It starts to show that his model for selling stuff is far from the grand ideals he publicises of making stuff affordable and more typical of a business that sells at the max that the customer might pay - just like Tesla cars service/repair charges. I'm not so convinced that prices will drop...

Hold on, he's providing a service that no-one else is offering. Lets not forget that the US telcos swallowed $billions that were supposed to be used to increase employment and coverage. They gobbled the money as profit and sacked people. Coverage wasn't extended. Hell, ATT have been fighting to prevent the FCC from having accurate maps that show BB coverage.

Starlink's prime objective is to provide high(ish)-speed, low-latency Internet coverage where there is none. If your choice is no BB or $99 per month then what are you going to choose?
 

ACarneiro

Active Member
Jun 20, 2019
1,259
996
Shrewsbury, Shropshire, UK
Yes, it seems that most of the nay-sayers are forgetting that the target audience is people with hard (or impossible!) to reach access or those for whom millisecond latencies make a difference (and they sure as hell can afford £75 per month).

I’d obviously not pay that money when I have fibre at home but definitely would if I was in a remote site in the outer Hebrides :)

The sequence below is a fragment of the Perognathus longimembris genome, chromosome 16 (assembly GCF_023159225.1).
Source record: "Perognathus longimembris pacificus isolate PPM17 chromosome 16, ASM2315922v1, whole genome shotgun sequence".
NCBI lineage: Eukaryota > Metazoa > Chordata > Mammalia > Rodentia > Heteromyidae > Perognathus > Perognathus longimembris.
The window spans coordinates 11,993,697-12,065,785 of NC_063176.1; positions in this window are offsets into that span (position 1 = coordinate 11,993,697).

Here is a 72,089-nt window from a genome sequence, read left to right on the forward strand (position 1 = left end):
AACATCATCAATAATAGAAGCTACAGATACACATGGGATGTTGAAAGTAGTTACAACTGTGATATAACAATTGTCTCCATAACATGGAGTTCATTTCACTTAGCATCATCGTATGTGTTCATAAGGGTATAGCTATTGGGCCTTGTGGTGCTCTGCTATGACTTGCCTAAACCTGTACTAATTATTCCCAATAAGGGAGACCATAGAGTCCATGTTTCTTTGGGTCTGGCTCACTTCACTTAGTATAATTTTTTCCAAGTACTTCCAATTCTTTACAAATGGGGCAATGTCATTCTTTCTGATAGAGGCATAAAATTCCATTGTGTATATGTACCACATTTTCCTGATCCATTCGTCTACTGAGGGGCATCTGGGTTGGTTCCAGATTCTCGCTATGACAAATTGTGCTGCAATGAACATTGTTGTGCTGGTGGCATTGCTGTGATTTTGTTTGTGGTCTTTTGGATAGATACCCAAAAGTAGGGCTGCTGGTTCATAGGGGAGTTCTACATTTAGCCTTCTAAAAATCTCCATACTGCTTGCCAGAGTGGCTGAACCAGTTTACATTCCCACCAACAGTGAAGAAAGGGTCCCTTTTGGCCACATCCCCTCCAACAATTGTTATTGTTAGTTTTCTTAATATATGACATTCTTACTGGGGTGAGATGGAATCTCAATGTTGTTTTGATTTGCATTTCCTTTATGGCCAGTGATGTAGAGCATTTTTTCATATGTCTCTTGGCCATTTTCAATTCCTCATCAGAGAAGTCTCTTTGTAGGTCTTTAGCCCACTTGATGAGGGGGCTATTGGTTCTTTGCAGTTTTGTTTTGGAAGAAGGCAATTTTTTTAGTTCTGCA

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Zakalwe

Member
Oct 16, 2020
394
360
UK
Exactly. It's not a service for where there is an existing provider (at least, yet*). It's not for urban environments. It's for hard-to-reach areas where there is no service, or exorbitant high-latency satellite service.

Lets compare it to one of the biggest US satellite Internet providers- HughesNet HughesNet Deals and Promos | BroadbandNow.com Their cheapest deal is 25Mbps down, 3Mbps up capped at 10Gb per month. no installation cost and $69.99 per month. If you want 50Gb per month data cap then it's going to cost you $149.99 per month. And that's with latency of an average of 628 milliseconds.

Compare that to the Starlink beta (which is in effect a minimum viable product)- 50-150 Mbps, latency between 10-20 milliseconds and no mention of data caps.$99 per months is a steal compared to what's currently on offer.


*I expect that Musk is playing down his plans in order not to get the incumbents riled up. Once he has the full network in place then it will be too late for them to do much. It also looks like the network will carry military traffic, so there'll be big bucks in there. High Frequency Traders will flock to the transit times too....even shaving millisends off the transit times will give a competitive edge worth billions (remember the speed of light in air/vacuum is a LOT faster than the speed of light in fibre-optics).
 

Yev000

Active Member
May 3, 2019
1,236
803
Knaphill
It will get cheaper with more volume and lower cost. $99/month to be the first with low to none contention ratio and getting gigabit speeds is pretty good. Especially if one connection can be shared out using ground based repeaters.